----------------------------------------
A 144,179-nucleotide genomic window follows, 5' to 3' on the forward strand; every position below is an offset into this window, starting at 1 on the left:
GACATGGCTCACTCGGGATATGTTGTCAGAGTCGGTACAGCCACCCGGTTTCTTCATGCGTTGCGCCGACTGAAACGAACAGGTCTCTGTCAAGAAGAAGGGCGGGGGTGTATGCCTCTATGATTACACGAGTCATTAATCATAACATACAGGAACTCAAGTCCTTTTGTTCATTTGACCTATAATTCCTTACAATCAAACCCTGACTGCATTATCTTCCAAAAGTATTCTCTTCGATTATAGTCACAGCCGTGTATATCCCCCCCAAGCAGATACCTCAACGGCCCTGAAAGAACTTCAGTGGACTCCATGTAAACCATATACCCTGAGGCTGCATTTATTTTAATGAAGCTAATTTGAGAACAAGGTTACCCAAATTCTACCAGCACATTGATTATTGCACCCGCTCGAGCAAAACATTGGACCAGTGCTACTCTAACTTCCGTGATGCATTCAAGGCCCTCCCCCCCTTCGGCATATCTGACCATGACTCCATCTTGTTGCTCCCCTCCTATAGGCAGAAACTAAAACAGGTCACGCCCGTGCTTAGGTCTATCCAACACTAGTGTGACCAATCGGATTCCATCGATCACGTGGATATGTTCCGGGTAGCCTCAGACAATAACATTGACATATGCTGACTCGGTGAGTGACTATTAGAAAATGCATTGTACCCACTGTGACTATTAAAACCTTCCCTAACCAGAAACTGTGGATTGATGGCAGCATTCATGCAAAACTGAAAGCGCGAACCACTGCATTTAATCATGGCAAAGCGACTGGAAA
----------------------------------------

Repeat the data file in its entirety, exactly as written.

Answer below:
A 144,179-nucleotide genomic window follows, 5' to 3' on the forward strand; every position below is an offset into this window, starting at 1 on the left:
GACATGGCTCACTCGGGATATGTTGTCAGAGTCGGTACAGCCACCCGGTTTCTTCATGCGTTGCGCCGACTGAAACGAACAGGTCTCTGTCAAGAAGAAGGGCGGGGGTGTATGCCTCTATGATTACACGAGTCATTAATCATAACATACAGGAACTCAAGTCCTTTTGTTCATTTGACCTATAATTCCTTACAATCAAACCCTGACTGCATTATCTTCCAAAAGTATTCTCTTCGATTATAGTCACAGCCGTGTATATCCCCCCCAAGCAGATACCTCAACGGCCCTGAAAGAACTTCAGTGGACTCCATGTAAACCATATACCCTGAGGCTGCATTTATTTTAATGAAGCTAATTTGAGAACAAGGTTACCCAAATTCTACCAGCACATTGATTATTGCACCCGCTCGAGCAAAACATTGGACCAGTGCTACTCTAACTTCCGTGATGCATTCAAGGCCCTCCCCCCCTTCGGCATATCTGACCATGACTCCATCTTGTTGCTCCCCTCCTATAGGCAGAAACTAAAACAGGTCACGCCCGTGCTTAGGTCTATCCAACACTAGTGTGACCAATCGGATTCCATCGATCACGTGGATATGTTCCGGGTAGCCTCAGACAATAACATTGACATATGCTGACTCGGTGAGTGACTATTAGAAAATGCATTGTACCCACTGTGACTATTAAAACCTTCCCTAACCAGAAACTGTGGATTGATGGCAGCATTCATGCAAAACTGAAAGCGCGAACCACTGCATTTAATCATGGCAAAGCGACTGGAAA